Secularizing Islamists? provides a thorough analysis of two Islamist parties in Pakistan, the highly influential Jama‘at-e-Islami and the more militant Jama‘at-ud-Da‘wa, widely blamed for the November 2008 terrorist attack in Mumbai. Basing her findings on ethnographic work with the two parties in Lahore, Humeira Iqtidar says that these Islamists are involuntarily facilitating secularization within Muslim societies, even as they vehemently oppose secularism.
This book offers a fine-grained account of the workings of both parties. It challenges received ideas about the relationship between the ideology of secularism and the processes of secularization.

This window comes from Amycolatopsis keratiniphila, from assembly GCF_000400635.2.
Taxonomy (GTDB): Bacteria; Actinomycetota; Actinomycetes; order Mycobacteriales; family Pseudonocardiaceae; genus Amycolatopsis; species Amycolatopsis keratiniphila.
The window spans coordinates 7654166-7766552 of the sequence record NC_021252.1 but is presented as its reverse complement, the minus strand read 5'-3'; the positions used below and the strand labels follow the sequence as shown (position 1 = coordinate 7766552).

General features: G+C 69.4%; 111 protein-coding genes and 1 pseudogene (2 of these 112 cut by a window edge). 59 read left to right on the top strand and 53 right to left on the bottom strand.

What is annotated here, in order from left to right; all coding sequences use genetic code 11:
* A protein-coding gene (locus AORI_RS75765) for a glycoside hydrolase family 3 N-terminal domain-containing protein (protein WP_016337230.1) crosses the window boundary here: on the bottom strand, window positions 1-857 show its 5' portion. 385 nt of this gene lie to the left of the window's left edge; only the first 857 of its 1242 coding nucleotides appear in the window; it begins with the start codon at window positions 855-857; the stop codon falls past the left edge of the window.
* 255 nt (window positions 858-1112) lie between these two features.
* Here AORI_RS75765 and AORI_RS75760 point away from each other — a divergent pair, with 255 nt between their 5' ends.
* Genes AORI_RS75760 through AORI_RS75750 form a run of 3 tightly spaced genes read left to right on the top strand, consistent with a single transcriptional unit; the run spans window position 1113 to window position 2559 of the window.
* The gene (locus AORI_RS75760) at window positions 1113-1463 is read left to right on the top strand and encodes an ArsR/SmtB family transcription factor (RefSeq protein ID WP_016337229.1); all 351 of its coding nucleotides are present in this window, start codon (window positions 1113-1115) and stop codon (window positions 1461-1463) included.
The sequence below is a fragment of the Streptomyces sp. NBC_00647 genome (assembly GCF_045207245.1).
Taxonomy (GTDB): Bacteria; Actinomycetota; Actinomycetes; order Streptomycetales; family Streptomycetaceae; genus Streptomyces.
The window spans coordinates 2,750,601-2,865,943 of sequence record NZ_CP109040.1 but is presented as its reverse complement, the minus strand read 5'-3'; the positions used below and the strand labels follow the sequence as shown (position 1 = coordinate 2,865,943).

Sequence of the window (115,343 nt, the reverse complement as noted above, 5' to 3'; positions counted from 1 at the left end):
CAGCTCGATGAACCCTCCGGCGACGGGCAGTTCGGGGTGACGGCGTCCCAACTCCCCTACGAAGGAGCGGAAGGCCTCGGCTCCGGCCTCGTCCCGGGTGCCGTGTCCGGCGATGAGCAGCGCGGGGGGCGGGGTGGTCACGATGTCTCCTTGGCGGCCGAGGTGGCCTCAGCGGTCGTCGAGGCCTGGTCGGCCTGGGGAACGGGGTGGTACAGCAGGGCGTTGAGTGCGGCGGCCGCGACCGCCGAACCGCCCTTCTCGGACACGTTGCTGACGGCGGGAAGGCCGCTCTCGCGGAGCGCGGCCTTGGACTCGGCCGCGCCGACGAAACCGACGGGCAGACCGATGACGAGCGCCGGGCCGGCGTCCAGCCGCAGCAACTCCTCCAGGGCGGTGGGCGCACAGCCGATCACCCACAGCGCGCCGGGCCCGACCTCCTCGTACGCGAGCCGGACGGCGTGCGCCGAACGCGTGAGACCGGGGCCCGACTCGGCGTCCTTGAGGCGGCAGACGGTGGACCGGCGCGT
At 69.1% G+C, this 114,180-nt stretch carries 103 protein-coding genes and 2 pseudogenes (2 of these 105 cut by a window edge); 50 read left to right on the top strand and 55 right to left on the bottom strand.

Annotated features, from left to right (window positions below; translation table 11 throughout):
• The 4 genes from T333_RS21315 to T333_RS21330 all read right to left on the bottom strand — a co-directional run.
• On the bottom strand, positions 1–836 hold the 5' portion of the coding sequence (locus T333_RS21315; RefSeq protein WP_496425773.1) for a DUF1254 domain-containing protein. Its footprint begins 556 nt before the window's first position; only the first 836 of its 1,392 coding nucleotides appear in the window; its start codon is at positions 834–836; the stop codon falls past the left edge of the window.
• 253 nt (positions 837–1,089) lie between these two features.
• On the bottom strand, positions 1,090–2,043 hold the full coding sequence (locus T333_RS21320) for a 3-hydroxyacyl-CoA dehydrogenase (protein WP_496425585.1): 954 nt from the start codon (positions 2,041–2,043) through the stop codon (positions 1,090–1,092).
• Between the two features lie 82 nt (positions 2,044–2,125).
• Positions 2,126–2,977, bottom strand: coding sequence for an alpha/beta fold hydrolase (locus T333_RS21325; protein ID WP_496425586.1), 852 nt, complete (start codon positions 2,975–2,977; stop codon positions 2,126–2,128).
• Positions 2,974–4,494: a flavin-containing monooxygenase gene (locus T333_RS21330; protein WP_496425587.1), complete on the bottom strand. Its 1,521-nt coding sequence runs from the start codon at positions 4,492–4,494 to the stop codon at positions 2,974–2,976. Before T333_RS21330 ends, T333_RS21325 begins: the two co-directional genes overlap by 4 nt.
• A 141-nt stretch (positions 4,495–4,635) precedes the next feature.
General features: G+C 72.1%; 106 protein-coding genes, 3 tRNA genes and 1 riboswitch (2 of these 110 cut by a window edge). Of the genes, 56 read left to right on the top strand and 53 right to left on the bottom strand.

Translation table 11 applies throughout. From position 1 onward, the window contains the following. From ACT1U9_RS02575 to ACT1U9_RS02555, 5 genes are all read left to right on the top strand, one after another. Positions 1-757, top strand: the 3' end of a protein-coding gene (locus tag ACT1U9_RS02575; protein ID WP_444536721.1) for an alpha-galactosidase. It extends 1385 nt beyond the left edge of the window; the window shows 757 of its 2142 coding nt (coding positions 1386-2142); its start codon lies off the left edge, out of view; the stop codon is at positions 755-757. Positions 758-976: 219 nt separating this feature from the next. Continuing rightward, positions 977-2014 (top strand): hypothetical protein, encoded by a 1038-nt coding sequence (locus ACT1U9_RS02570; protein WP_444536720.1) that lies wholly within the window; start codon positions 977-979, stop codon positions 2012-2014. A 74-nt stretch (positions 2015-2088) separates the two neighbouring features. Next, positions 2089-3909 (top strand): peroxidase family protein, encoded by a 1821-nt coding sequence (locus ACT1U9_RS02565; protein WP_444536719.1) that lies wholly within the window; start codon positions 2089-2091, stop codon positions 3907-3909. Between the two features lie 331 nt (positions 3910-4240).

Iqtidar illuminates the impact of women on Pakistani Islamism while arguing that these Islamist groups are inadvertently supporting secularization by forcing a critical engagement with the place of religion in public and private life. She highlights the role that competition among Islamists, as well as the focus on the state as the center of their activity, play in assisting secularization.
The result is a significant contribution to our understanding of emerging trends in Islam and politics within South Asia.
Humeira Iqtidar is a lecturer in politics at King’s College, London. Her research is in social and political theory relating to secularism, citizenship, religion, the state, and the market.